Rating3.0 / 5
Jason Momoa, Amber Heard, Patrick Wilson
26 December 2018
Aquaman swims into cinemas this Boxing Day. Will DC’s latest tentpole cause a splash or be all lost at sea? #sorrynotsorry
What do you get you pour a dash of Jules Verne, a drop of Shakespeare, a dollop of Star Wars, a smidge of Indiana Jones, a pinch of Jupiter Ascending and a whole load of generic superhero cheesiness into a bowl and mix it up? Something that resembles James Wan’s Aquaman, it would seem.
If I had to sum Aquaman up in one word it would be ‘daft’. There are a lot of other words I could choose from – colourful, scattershot, goofy, beautiful and fun rate among them. But it’s ‘daft’ that sums up this overlong, tonally-confused blast more than anything else.
Aquaman, which features an octopus that can play the drums, is so far removed from Zack Snyder‘s doom and gloom vision of Batman and Superman that asking audiences to buy into the idea that these three characters coexist in the same world is a huge stretch, and confirms that DC has performed a complete 180 with its film series. The game plan going forward is all about having fun, even if that means ignoring a little thing called character.
Set after the events of Justice League, Aquaman sees Arthur Curry (Jason Momoa) tussling with small-time pirates but refusing to take up the mantle of king of Atlantis. When his half-brother and current Atlantean monarch Orm (Patrick Wilson) threatens war with ‘the surface’ (i.e. humans), Princess Mera (Amber Heard) reaches out to Arthur and urges him to ‘fulfill his destiny’ by retrieving a long-lost magic trident or some such – you know the drill.
It’s in the plotting that the cracks start to appear. Key moments, such as a tidal wave that devastates the east coast of America, are quickly pushed aside for next big action beat. The quest to retrieve a magical MacGuffin that proves Arthur’s royal credentials skips around a fair bit, with the treasure hunt taking Arthur and Mera from Massachusetts to the Sahara, Sicily and a spooky trench in the North Sea. Each chapter in the quest in punctuated with some surprisingly well-staged action, with Wan calling on his background in horror (The Conjuring, Insidious) to open each set piece suddenly and loudly, with pyrotechnics in place of scares.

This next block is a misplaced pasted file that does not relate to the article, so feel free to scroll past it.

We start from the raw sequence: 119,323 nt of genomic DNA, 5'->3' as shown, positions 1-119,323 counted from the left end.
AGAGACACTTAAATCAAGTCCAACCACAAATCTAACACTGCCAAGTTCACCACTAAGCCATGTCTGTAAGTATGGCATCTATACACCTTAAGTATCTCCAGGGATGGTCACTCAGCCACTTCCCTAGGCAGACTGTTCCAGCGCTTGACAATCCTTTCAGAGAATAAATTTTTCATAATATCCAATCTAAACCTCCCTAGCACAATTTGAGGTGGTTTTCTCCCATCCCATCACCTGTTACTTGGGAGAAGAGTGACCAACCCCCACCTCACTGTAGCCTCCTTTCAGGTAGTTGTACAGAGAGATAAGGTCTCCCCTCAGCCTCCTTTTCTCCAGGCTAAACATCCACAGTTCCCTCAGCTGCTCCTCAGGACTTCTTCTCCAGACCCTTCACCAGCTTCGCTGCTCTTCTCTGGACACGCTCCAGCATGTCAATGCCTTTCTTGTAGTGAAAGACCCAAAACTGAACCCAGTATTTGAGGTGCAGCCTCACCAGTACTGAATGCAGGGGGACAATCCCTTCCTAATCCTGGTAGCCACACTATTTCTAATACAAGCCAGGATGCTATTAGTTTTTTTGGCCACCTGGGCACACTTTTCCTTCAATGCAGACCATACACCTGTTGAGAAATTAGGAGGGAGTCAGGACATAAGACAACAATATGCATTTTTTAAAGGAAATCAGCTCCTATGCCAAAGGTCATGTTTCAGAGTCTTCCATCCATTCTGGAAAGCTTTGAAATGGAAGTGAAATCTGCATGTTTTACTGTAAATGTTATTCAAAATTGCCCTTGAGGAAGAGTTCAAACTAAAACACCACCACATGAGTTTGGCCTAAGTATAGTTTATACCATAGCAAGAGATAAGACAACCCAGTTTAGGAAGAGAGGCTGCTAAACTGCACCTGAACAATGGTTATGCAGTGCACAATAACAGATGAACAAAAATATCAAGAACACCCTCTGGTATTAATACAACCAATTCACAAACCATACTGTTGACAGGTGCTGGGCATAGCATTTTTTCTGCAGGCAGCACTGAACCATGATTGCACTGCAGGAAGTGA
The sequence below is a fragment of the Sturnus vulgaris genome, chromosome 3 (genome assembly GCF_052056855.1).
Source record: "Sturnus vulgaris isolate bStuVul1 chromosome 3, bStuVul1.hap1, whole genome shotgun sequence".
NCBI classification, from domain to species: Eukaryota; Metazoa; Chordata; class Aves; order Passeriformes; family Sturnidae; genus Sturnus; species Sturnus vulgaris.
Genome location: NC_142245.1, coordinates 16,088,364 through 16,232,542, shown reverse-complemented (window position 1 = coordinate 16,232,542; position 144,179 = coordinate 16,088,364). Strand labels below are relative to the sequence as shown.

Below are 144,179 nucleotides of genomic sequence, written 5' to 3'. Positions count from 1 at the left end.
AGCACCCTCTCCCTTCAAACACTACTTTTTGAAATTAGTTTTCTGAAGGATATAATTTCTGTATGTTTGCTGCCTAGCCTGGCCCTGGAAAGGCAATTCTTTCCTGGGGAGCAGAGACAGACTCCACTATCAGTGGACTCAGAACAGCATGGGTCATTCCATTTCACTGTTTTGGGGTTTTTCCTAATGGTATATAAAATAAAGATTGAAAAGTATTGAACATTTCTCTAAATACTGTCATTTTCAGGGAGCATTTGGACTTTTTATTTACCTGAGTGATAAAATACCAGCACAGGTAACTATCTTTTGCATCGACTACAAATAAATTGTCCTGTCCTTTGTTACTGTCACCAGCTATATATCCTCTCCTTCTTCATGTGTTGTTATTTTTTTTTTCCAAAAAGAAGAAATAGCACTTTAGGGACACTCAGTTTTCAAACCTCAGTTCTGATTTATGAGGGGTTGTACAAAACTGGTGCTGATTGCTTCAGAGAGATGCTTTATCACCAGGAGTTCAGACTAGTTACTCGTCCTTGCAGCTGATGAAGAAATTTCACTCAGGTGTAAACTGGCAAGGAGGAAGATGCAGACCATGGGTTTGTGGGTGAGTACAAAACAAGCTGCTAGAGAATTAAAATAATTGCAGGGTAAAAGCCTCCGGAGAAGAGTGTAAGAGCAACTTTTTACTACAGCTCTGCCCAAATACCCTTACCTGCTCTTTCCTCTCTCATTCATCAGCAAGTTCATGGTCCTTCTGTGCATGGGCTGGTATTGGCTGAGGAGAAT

However, this jolly adventure doesn’t have time to rest and focus on character. Everything about who Arthur is, why Orm is the way he is or what Mera wants is spelled out in the broadest of strokes. Instead, Aquaman would rather move onto the next exciting scrape or scuffle, provided the transition is soundtracked by Pitbull’s woeful cover of Toto’s ‘Africa’ of course.
Undeniably fun but fatally flawed, Aquaman offers an entertaining diversion with wave after wave of action, noise and colour. If only it had time to reflect on its actual characters, rather that simply tossing them from place to place in search of the next punch-up.
Image courtesy of Roadshow Films